Are human beings naturally religious? Should we take religion to be in some way an innate, instinctive, or otherwise inevitable aspect of human life? Or is religion a historically contingent, nonessential aspect of basic human being?

These are not questions of merely academic curiosity. The answers have big implications for how human personal and social life should be properly ordered. They often imply positions about the truth value of religious and secular claims about reality. Answers and arguments about them are also bound up with massive historical projects that seek to shape social orders. These include the neo-Enlightenment project to create a rational, secular modernity and various religious projects to create a modernity that socially accommodates religious worldviews if not place them at the center. The futures of world civilizations around the globe are today being contested by movements that are affected by different answers to the questions posed above. The stakes of the answers are therefore high for implications in public policy, institutional practices, and deep cultural formation over time.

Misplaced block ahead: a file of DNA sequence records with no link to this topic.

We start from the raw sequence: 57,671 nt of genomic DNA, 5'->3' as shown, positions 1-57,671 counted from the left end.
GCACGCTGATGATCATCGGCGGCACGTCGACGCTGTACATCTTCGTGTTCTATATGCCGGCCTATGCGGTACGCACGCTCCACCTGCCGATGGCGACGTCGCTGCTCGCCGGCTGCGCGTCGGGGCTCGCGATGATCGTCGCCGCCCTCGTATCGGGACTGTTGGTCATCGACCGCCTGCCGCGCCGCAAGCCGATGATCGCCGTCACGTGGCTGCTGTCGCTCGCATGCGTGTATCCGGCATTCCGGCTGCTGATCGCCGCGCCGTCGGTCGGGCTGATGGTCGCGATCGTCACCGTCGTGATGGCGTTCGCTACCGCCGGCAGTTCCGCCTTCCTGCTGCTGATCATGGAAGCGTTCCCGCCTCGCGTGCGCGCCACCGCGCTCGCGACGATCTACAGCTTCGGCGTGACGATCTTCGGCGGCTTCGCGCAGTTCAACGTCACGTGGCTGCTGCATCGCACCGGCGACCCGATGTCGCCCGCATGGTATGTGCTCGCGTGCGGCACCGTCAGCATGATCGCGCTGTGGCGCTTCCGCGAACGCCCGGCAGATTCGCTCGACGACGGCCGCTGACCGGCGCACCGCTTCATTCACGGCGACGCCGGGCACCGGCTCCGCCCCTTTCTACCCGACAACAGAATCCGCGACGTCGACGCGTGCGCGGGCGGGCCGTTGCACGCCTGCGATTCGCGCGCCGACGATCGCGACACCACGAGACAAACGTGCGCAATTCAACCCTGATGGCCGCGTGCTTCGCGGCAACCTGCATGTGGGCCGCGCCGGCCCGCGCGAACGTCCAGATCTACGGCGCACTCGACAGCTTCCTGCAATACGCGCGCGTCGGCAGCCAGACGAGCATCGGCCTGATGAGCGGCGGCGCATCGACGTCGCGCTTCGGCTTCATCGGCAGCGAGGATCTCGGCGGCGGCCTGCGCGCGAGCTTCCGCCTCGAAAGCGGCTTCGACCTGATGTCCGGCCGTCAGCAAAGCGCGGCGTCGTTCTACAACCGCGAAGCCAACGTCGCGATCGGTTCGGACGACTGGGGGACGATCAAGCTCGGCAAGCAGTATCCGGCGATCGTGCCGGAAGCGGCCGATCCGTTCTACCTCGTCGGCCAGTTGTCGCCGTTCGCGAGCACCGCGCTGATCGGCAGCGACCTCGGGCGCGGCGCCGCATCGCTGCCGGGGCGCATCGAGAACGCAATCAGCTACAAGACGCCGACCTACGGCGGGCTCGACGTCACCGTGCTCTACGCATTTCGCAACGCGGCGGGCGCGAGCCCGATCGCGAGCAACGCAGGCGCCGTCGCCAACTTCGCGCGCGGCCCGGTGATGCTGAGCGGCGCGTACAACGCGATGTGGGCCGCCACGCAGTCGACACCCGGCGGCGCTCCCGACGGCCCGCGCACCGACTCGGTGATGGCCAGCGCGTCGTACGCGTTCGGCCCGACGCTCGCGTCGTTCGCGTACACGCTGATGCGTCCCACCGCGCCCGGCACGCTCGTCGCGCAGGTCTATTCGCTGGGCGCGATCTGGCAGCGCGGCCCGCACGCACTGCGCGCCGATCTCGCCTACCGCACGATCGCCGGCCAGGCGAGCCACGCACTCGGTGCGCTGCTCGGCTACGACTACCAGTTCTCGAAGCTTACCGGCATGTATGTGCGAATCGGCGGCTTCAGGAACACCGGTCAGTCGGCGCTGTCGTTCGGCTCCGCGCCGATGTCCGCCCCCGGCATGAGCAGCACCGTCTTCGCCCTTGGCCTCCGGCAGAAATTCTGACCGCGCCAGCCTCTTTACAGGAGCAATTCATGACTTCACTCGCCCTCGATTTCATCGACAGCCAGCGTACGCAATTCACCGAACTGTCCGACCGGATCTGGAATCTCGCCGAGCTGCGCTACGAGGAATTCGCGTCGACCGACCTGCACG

By “what pertains to human beings by nature,” I mean what is essential and universal for human beings, at least since the Axial Age beginning circa 800 b.c. and probably since the Neolithic era beginning circa 9500 b.c. I make claims about anthropological universals, which should apply to human beings in all other cultures, not just Christendom or the West.

The empirical evidence gives us four facts that do not consistently answer the question. First, very many people in the world are not religious, and some entire cultures appear to be quite secular, without apparent damage to their happiness and functionality. This suggests that religion is not natural to human being but an accidental or inessential practice only some human beings experience.

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